Drummond, Monroe get beefed-up roles with Pistons

Vincent Goodwill Jr.
The Detroit News
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Sahmone Strickland, 4, of Detroit meets Pistons Andre Drummond, left, and Kyle Singler on Tuesday at the DMC Children’s Hospital of Michigan in Detroit. The players brought gifts. Drummond has come before, but it doesn’t get old: “They’re kids. They’re excited to see somebody who’s 6-10.”

Editor's note: An earlier version of this story included a rhetorical question by Pistons coach Stan Van Gundy that was taken out of context. This version of the story is correct.

Auburn Hills — Whether Pistons coach had "remove Josh Smith" penciled in for Dec. 22 on his calendar when he plotted out the season, we'll never know.

But he's certainly alluded to the four practice days between games as key time for assessments and adjustments to the team's overall scheme when he's spoken to the media over the past couple of weeks.

Lowering Smith's usage, i.e. the number of plays he's intimately involved in, either as a facilitator or main scoring option, was going to be the goal. Perhaps Smith balked at the notion of being de-emphasized before he was let go, or Van Gundy made the decision for Smith anyhow, but a change was in order.

"He's ahead of our point guards," said Van Gundy in terms of Smith's usage rate. "That's pretty rare. We ran a lot of stuff through him. And clearly if you want other people to have more opportunities, you'd have to take some away from him. I didn't think that would be good for him. I don't think he'd be happy."

But it should be noted Van Gundy initially made the decision to run the offense through Smith, setting the stage for the inefficient results many saw as predictable.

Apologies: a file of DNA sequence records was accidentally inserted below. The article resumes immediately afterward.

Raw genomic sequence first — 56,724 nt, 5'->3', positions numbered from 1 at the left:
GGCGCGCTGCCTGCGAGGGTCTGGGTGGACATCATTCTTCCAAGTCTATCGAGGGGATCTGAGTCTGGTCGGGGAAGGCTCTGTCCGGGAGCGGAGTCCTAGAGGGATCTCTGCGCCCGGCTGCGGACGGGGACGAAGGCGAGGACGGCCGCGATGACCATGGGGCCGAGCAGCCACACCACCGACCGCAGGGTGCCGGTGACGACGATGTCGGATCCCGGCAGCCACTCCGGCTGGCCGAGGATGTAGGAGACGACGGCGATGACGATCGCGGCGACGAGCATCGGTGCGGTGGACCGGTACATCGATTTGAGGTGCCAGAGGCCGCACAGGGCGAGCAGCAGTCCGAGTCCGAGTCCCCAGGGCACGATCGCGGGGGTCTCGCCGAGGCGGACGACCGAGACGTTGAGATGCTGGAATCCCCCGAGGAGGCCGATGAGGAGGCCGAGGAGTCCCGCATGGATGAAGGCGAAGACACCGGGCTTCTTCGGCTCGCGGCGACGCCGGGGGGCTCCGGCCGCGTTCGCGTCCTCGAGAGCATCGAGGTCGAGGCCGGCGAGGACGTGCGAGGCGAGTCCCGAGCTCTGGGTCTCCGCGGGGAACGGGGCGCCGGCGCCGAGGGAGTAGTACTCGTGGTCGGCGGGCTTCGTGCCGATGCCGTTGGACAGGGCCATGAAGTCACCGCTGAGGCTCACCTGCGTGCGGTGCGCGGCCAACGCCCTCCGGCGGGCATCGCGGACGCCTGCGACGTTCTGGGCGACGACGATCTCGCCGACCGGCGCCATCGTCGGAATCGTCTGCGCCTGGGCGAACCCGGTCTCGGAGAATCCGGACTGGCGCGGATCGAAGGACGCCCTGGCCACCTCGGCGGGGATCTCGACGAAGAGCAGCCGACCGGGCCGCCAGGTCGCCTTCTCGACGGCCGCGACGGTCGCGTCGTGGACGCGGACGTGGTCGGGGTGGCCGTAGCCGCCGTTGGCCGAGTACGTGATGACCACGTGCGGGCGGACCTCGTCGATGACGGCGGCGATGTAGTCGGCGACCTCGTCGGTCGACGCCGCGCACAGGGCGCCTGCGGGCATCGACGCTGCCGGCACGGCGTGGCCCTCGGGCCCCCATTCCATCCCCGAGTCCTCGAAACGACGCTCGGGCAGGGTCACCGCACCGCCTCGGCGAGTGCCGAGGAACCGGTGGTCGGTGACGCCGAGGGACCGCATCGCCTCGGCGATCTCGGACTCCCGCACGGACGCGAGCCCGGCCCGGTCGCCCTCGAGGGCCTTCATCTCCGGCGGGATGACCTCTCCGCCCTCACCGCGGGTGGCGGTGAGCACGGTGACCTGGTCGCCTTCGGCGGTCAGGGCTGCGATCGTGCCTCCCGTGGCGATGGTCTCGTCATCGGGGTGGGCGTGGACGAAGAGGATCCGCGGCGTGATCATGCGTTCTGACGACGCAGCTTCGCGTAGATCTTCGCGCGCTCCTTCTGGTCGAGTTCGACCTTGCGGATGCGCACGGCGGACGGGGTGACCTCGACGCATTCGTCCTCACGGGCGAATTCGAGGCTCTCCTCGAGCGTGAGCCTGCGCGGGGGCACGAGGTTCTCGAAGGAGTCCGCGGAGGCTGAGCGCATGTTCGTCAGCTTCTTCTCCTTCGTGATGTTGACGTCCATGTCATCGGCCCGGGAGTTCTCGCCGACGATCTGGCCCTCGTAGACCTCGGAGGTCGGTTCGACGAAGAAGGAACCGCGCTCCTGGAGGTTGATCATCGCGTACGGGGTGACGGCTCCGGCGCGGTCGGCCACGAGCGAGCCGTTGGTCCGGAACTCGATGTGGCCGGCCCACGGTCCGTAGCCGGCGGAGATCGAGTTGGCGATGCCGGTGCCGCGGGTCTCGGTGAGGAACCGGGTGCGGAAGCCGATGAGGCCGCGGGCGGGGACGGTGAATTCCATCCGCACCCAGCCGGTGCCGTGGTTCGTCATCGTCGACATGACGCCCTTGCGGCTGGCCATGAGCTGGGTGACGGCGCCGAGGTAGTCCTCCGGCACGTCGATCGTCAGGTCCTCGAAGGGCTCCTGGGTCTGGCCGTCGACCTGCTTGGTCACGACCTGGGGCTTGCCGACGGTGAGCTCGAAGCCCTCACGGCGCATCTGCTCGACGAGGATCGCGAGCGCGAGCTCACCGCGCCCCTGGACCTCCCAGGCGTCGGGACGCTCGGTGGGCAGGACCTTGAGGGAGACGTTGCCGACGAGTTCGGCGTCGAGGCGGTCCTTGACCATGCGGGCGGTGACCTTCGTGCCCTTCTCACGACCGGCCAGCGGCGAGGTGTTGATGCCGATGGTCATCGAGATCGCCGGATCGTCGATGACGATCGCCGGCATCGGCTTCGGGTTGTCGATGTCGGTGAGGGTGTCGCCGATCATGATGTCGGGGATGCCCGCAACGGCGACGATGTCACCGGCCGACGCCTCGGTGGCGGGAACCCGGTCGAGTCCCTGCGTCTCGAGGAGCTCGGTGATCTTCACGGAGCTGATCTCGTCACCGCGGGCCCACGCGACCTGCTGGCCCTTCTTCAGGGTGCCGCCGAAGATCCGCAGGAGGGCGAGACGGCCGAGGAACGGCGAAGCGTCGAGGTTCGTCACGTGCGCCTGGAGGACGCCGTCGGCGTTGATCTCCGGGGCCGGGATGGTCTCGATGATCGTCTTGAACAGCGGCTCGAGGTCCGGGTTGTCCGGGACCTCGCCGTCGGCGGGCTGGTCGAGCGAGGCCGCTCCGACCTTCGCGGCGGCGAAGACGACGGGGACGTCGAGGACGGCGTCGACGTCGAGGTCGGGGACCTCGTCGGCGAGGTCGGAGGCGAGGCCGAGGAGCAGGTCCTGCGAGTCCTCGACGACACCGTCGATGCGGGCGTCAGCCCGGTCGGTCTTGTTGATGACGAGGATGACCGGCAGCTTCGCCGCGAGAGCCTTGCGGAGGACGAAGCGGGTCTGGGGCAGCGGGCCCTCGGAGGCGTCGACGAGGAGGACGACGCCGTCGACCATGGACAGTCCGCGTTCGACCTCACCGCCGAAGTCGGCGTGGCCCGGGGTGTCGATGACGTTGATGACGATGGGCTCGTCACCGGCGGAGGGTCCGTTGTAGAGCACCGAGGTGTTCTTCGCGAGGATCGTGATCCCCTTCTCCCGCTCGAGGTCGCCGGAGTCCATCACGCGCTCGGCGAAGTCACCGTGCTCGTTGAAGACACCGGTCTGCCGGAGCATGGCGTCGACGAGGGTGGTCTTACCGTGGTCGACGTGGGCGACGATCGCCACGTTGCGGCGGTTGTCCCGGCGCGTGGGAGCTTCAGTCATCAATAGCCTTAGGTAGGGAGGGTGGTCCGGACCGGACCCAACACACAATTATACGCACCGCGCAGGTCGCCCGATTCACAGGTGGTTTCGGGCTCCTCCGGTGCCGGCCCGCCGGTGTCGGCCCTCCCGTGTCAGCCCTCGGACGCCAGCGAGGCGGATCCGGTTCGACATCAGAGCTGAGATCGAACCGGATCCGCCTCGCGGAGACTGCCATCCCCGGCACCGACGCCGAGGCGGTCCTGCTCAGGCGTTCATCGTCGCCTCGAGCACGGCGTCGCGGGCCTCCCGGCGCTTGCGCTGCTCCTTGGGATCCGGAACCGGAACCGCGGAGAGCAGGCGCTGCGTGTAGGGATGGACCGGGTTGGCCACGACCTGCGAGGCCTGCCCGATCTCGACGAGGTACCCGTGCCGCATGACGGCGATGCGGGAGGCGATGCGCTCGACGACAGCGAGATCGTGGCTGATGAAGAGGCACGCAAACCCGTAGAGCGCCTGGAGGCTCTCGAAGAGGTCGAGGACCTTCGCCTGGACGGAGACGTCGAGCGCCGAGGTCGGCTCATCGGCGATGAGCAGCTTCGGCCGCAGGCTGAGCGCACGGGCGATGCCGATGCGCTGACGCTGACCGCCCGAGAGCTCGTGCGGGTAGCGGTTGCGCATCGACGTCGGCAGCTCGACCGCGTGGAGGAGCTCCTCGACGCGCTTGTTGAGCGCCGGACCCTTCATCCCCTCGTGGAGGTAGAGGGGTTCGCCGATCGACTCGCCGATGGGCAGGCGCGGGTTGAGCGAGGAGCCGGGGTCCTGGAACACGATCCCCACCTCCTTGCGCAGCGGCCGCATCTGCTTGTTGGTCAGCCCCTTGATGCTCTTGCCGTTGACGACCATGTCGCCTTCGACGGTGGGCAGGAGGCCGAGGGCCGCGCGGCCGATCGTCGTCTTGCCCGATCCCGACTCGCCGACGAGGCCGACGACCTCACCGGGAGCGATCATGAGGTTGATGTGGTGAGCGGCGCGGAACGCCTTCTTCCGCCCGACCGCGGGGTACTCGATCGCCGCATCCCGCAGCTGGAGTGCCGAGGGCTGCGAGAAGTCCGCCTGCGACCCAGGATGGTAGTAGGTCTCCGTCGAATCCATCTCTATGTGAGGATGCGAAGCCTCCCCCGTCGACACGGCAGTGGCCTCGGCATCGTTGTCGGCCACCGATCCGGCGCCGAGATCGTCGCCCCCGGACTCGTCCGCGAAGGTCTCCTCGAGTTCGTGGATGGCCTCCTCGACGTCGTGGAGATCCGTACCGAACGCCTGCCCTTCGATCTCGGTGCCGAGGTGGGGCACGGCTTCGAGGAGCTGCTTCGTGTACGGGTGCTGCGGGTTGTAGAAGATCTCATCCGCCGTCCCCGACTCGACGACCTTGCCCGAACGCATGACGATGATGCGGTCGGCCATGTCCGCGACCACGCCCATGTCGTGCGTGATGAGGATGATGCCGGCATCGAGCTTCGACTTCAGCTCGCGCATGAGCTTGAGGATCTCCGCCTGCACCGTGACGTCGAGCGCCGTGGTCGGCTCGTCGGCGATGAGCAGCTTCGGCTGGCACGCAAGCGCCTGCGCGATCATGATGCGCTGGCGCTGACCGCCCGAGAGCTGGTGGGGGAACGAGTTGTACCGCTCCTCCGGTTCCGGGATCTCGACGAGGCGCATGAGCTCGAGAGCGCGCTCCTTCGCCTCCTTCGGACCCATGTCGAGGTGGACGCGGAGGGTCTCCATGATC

"I wouldn't say Josh was a problem. We're 5-23," Van Gundy said. "We needed to give more opportunities," Van Gundy said. "We wanted it spread out a little bit more. Those plays have got to come from somewhere."

The focus turns to giving Greg Monroe and Andre Drummond more touches in bulk in the post, and although it's the duo's third season together, it'll be their first time playing alongside each other in a conventional lineup.

Former coach Lawrence Frank — and if you're counting, that's three coaches ago — resisted playing them together for some reason in Drummond's rookie year, then Drummond's back injury halted the plan.

And of course, Smith's arrival last season prevented the two young bigs from finding their way together.

"It's gonna be fun, you know, to get that duo going with Greg, to make this team better," Drummond said. "Josh is definitely gonna be missed. He's a great player and great person, too."

Monroe's minutes have been down, but per 36 minutes his scoring and rebounding are career highs (18.2 points, 11 rebounds).

"We're gonna ride him in the post," Van Gundy said. "We've done that when he's been in there but he'll get more minutes now."

Most see the two as the perfect complement: Monroe the skilled scorer, Drummond the athletic freak.

"I'm kind of the brute force on this team. And Greg, he finesses his way to the rim," Drummond said. "I'm trying to do the dirty work to get our team going, blocking shots, grabbing rebounds, dunking. Greg does his thing, he's a facilitator, he can shoot the ball really well. He's a scorer and he'll be a big help on defense."

Getting down the floor without exhibiting the home run trot will be top priority for the two bigs, which Van Gundy stressed to them in practice. One of the things Smith did with regularity was getting back on defense, but it didn't carry over to everyone else.

"We're 5-23, so there's a lot of things," Van Gundy said. "The main thing is our defense. It's gonna take all year. It's not like three days and we're a whole new team."

Trip to the hospital

Drummond and Kyle Singler probably didn't have to encounter many Smith-related questions at DMC Children's hospital, as they visited the kids and gave each child Pistons-related gifts.

"We're gonna go down there and visit kids. Most of them probably watch our games," Singler said. "Andre going there is probably great for the kids and hopefully it uplifts their day.

"Whenever you see a kid smile, it does brighten up your day. You hear stories about how hard their day to day lives are, and it puts things in perspective for you. It's a great thing when you can spend some quality time with them."

Drummond has done it since his rookie year, but he said it doesn't get old for him.

"They're kids. They're excited to see somebody who's 6-10," Drummond said. "Some may know me, some may not. But it's cool to see somebody big that they can look up to. They know I play for the Pistons, too. It's a fun time for them and an experience they probably won't forget."



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